Ted and I had actually a very nice couple days in Dublin. Despite my initial impulse to leap out of bed and take the 8:15 train in and get to Ikea the moment it opened, wiser minds prevailed and we went in at 10:15, had lunch, and then … well, actually, then we had a complete and total failure to communicate with the bus driver about getting to Ikea, so we ended up taking the *entirety* of the bus route. Furthermore, it happened that we’d selected the route that went through Ballymon, which is a slum that they ran out of money for gentrification before getting to it, so it was quite the ride.
Ikea, which I frankly dread, was quite soothing after over an hour on the bus. :) Actually, it wasn’t bad at all, probably because 1. we had shopped online first and already had the list of things we needed and where to pick them up, 2. we managed to skip 90% of the rat maze (that’s why I really hate Ikea: it’s hard to get through it without going through every. goddamned. showroom…and I don’t like shopping to begin with), and 3. there were not 8,000 people there like there were in the Berkeley Ikea, which is the only other one I’ve ever been to. Anyway, we got our loot (a couple of new bookcases) and only spent slightly more than intended (because we decided little door things for a couple squares in one of the bookcases were irresistable) and arranged for home delivery, which costs too much and made us feel like we should go back in and buy some more things until we reached the 300 kilo limit for the price of that delivery. But we didn’t. :) And we said we lived in Longford, and yer man at the delivery counter looked alarmed and said, “Do ye’s need it before Christmas?” and we said no, which made him look slightly less alarmed. And then somewhat hopefully, he said, “Do ye’s need it before New Year’s?” and we said no, and I said, “We need it before April 15th,” and he looked affronted and said, “It’s no more than two weeks and we’ll ring ye’s the day before to say we’re comin’!” :)
The bus ride back, which was on another route, was far less time consuming than the one in, and we got back to Dublin in time to go see a reasonably early showing of Avatar. Of course, because we opted for an earlier showing instead of dinner, we had ice cream sundaes and popcorn for dinner, but oh well. :) And I liked Avatar quite a lot more than I expected to, although watching it in 3D made my eyes very, very tired. (This is only partly because it’s 165 minutes long. Coraline, at 88 minutes, also made my eyes very tired. I think it’s just the 3D.) We’re going to go see it again this afternoon in 2D, because we both sort of feel like we didn’t see it as clearly as we could’ve, and I have no real sense of how good the animation was because the 3D altered the experience. It didn’t, though, overwhelm it: this was the first 3D movie I’d seen where I kind of felt like the 3D enhanced rather than drowned out the film. So that was kind of cool, and so will seeing it in 2D be.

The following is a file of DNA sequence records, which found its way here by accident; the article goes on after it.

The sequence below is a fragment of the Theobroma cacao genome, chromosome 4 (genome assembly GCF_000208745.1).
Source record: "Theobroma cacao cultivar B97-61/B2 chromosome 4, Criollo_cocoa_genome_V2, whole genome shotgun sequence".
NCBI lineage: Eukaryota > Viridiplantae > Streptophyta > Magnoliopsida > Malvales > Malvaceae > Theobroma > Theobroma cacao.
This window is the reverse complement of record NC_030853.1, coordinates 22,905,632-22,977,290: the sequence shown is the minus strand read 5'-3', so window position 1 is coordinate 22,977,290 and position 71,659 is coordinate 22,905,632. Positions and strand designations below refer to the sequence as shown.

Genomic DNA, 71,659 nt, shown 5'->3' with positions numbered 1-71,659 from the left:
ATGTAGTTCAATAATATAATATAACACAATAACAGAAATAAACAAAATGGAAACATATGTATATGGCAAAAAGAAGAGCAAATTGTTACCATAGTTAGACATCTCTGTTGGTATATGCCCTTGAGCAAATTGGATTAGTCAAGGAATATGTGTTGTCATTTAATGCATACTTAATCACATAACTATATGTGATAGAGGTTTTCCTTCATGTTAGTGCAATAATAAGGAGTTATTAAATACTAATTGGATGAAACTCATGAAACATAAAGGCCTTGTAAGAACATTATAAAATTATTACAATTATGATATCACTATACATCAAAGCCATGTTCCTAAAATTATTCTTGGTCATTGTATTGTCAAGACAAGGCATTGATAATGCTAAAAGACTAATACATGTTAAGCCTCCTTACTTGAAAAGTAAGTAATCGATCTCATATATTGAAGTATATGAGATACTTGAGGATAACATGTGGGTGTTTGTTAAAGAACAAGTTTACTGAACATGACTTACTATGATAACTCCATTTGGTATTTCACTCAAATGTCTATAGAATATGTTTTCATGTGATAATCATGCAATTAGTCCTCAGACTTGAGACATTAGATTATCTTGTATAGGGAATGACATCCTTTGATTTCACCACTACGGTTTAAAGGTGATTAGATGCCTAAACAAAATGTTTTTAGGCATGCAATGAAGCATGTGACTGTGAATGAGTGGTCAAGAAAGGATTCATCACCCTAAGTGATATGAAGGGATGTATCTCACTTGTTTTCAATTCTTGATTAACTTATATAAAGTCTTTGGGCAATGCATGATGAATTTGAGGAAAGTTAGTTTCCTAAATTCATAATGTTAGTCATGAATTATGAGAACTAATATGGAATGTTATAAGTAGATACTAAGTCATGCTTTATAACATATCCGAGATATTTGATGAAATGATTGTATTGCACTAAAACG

Saturday we were up and out of the hotel by not quite even 10am, and swung through a few stores on Henry Street in search of gifts for the nephews (and didn’t find any, which was just as well because it turned out their mother had already gotten them what we were looking for) without experiencing the Christmas Crush, because even in Dublin the Saturday before Christmas, the Irish do not get out and about before 11am in any numbers worth mentioning, and indeed only by noon were the streets beginning to get packed. But by that time we’d long since dawdled over to the Grafton Street area, where we were prevented from going nuts in the excellent kitchen store by dint of 1. so many people in there you had to leave to change your mind (it’s a very, very tiny store, so even without people being out en masse it’s just crowded) and more importantly, 2. them being out of some of the things we intended to get. But Ted has a doughnut cutter now, and more chocolate molds. Om nom nom. :) And we popped into a couple vintage shops, which were kinda cool (there was a really great 20’s era dress at one of them, but I didn’t have the €275 to blow on it, and some fine tweed jackets with leather elbows at another, but none to fit Ted), and wandered through St. George’s Street (or something like that) Market, where I found a derby that actually fit Ted. The following conversation ensued:
Kit: Oh my. That’s very good. You should buy that.
Ted: I don’t know. It’s black. I’d need a new coat. And shoes. And slacks or Dockers. I don’t need it right now, anyway.
Kit: I’ll buy you a new wardrobe. We’ve never found a derby that fits you before. You should buy it.
Ted: We could come back for it some other time.
Kit: No, really. I insist. You’re giving Jude Law a run for his money.
Ted: *buys it*
I’ll post a picture later. :)
Then we went to Breic’s seventh birthday party, where Seirid tried desperately to impress the sole (and very cute) little girl who attended, by, among other things, hitting her over the head with a foamcore shield. *laughs* It was a very nice party, really, and Breic got a bunch of good loot and the adults stood around shouting to be heard over the children until it was time for us Longford folk to all head home on the train. And because we are *clever*, we went to the Drumcondra station where the 4pm train stops (many of the others do not), and were able to get on and get *seats*, which struck us as miraculous, without going back into the city centre. So yeah, an absolutely lovely weekend all around, and to top it all off, today it is snowing! Hooray! *beams* (Apparently I need to live somewhere where it’s sunny 80% of the year, there’s 4 or so months of winter, I can bike and recycle, and there is health care available. Is that asking too much? :))(x-posted from the essential kit)